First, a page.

By the end of that week, I was back to “okay, I must write some of this stuff down before I forget it” and resumed daily writing on August 1, Lughnasadh.  I’ve managed to write something, sometimes a lot, almost every day since then.  I have a lot of mental energy in the morning, so I get up, usually with X around 7am, make coffee, listen to music and fiddle with my phone while I wait for it, sit outside and smoke and either think or fiddle with my phone some more, and until this past Monday, then I went back upstairs and sat in bed and worked all morning until lunch, ate, then did less mentally strenuous stuff in the afternoon unless my brain was on a roll I couldn’t stop, a common situation I’m working to address.  I also try not to “work” in the evenings, again, unless my brain just will not shut up, in which case I’ve gotten used to watching/not-watching a movie or show while I take notes and do stuff on my phone.

I had already undertaken the task of creating a timeline using Facebook, Twitter, emails, and blog posts to reconstruct, as best as I could, my mental state since October of last year, which was when I first posted after months of silence, but before I had stopped taking the most offending meds.  I had also begun the daunting but fascinating task of looking at the astrological transits for certain important dates.  That would turn out to be a very eye-opening exercise.  Let’s just say I no longer doubt the validity of astrology, though I’m willing to bet I don’t use it the way most astrologers do, not entirely.  That’s another post, though.

After a few days of sorting, collating, collecting, and condensing data from various sources, I had enough information to spit out a bullet list of important points.  I showed it to X and he was like, “hmmm, that needs fleshing out”.  Right.  I kept at it, being slightly desperate to share my experience with someone, as I had been fairly tight-lipped about the inner goings-on of my head.  At the same time, I was anticipating my next shrink appointment and wondering what in the hell to tell him.  I couldn’t figure that out until I ran it all by X, so one day I did my best to give him the Reader’s Digest version of the previous 2.5 months: seven pages came out.  I waited for his response with a bit of trepidation, really hoping I didn’t get, “honey, we need to talk about your medication”.

I didn’t.  I got, basically, “that’s really beautiful and wonderful and I hope you chase as many balls as you can because that’s great stuff, and you shouldn’t tell ANY of it to your shrink, because he doesn’t care about that and he’ll take it the wrong way”.  Ah, validation two ways.  With that, I was able to silence the ongoing anticipatory argument I kept having in my head with my shrink.

Everything has just kind of shifted and clicked into place since then, and shifts and clicks again every time I get a new tool, or make a new connection, or rediscover something old I left behind for whatever reason.  I sort of feel like part of me has been keeping an eye on myself for a really long time, and whenever I dropped something important, it would pick it back up and tuck it into my subconscious for safekeeping, knowing I’d need it one day.  When I need something, I don’t have to look too hard for it, if at all (with the exception of my truck title, but that’s another story).  Typically I’ve already encountered it and just need to remember it, or it’s something I’m already using and need to look at in a different way.  Sometimes it’s a book.  Sometimes it’s a movie.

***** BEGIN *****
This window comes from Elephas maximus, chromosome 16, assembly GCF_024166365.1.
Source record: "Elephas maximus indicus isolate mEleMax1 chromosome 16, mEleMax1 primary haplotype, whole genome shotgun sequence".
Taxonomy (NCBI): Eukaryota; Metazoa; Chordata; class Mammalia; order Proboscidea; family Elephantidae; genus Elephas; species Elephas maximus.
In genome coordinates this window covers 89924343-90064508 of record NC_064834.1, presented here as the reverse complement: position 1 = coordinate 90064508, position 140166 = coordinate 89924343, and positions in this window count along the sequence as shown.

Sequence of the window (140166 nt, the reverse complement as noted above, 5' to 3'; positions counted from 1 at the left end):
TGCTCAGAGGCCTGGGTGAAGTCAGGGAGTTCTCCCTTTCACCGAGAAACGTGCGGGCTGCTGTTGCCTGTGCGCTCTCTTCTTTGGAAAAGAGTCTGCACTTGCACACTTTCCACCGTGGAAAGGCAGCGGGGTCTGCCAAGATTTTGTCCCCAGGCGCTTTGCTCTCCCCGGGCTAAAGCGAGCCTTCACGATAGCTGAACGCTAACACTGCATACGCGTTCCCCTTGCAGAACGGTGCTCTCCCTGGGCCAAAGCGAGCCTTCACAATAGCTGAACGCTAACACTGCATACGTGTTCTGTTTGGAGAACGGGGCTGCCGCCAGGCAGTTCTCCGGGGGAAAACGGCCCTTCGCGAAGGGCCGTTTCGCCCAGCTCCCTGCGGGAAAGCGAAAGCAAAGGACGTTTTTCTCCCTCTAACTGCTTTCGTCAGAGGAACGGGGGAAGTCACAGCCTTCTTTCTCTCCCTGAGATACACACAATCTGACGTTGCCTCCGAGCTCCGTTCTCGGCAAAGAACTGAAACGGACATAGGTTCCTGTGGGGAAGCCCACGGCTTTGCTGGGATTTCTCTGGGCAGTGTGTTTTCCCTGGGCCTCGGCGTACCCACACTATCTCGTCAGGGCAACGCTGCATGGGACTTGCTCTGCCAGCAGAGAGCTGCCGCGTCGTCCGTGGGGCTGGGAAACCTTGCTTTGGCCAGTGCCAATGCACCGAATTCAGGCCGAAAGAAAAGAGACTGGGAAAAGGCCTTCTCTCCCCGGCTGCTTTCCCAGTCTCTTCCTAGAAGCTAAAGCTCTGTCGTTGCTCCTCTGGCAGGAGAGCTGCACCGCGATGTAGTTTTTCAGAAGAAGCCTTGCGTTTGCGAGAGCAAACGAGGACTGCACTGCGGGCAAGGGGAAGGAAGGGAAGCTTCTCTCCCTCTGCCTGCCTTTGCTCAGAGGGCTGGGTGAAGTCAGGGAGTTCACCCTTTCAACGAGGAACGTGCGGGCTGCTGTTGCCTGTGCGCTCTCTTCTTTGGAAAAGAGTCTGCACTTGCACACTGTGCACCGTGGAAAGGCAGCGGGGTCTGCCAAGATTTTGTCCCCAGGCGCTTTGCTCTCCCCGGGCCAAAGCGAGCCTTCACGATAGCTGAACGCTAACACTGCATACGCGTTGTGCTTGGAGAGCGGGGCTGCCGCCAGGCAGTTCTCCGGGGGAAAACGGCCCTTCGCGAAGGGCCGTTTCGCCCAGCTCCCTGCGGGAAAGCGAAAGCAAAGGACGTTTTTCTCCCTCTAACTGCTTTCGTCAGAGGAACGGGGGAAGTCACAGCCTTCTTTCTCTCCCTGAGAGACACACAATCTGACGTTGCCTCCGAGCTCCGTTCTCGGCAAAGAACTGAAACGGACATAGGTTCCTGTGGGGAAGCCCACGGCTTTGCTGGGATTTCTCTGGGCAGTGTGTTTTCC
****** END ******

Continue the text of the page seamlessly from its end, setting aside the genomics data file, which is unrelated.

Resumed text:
Sometimes it’s a person.

At some point during the last couple of weeks and doing my best to record the not-always-predictable stream of thoughts in my head, I was like, “okay, I have to find someone to talk to about this stuff”.  I started wondering about local therapists that wouldn’t immediately throw me out of their office and send me back to my shrink, and one of my old therapists from when I went to the local sliding scale clinic popped into my head, and not for the first time since I stopped seeing him five years ago.  “THAT GUY” I said.  Okay.  So I sent an email with the hopes that he would remember me, and he did.  He also had biweekly appointments available on Wednesday mornings.  Perfect.  I’ll save my first visit for a separate post, but I feel fairly confident in saying that I have found the right person to be my guide for the time being, something that just about every awakening forum on the internet says you should do.  He seems to speak all my languages, and that’s a really tall order right now.

At the moment, I’m trying not to get lost in the details or burden myself with too many tools.  “Keep it simple” really is my motto right now, and if I’m trying to organize something and it’s in groups of more than four, I know I need to scale it back.  I try to start with two.  Too much?  Fine, just use one.  Once I can handle two of something, I move onto three.  Then four.  Those are pretty much my instructions from the Universe, for lack of a better term, for the foreseeable future, which really grates against a couple of parts of me, but there’s that whole “trust the process” thing, so I’m just going with it.  Most of my anxiety and impatience comes from a practical perspective.  X has been the main breadwinner for a damn long time, and since I began slowly checking out one psyche aspect at a time beginning ???, he has slowly done his best to take over the running of the house and caring of the family.  It’s high time he had some help, especially if we have any hope of having a decent retirement and not working ourselves into the grave.  But that’s way, way in the future and I’m not supposed to think that far ahead, so I just have to pull back sometimes and go back to contemplating things and putting them together.  My head is working on something.  I don’t know what it is yet, but I know what it’s made of, so I’m pretty sure the result will be pretty interesting, and it will come along at the right time.  Somewhere down the line, maybe sooner than I need but probably longer than I want, everything unfolds.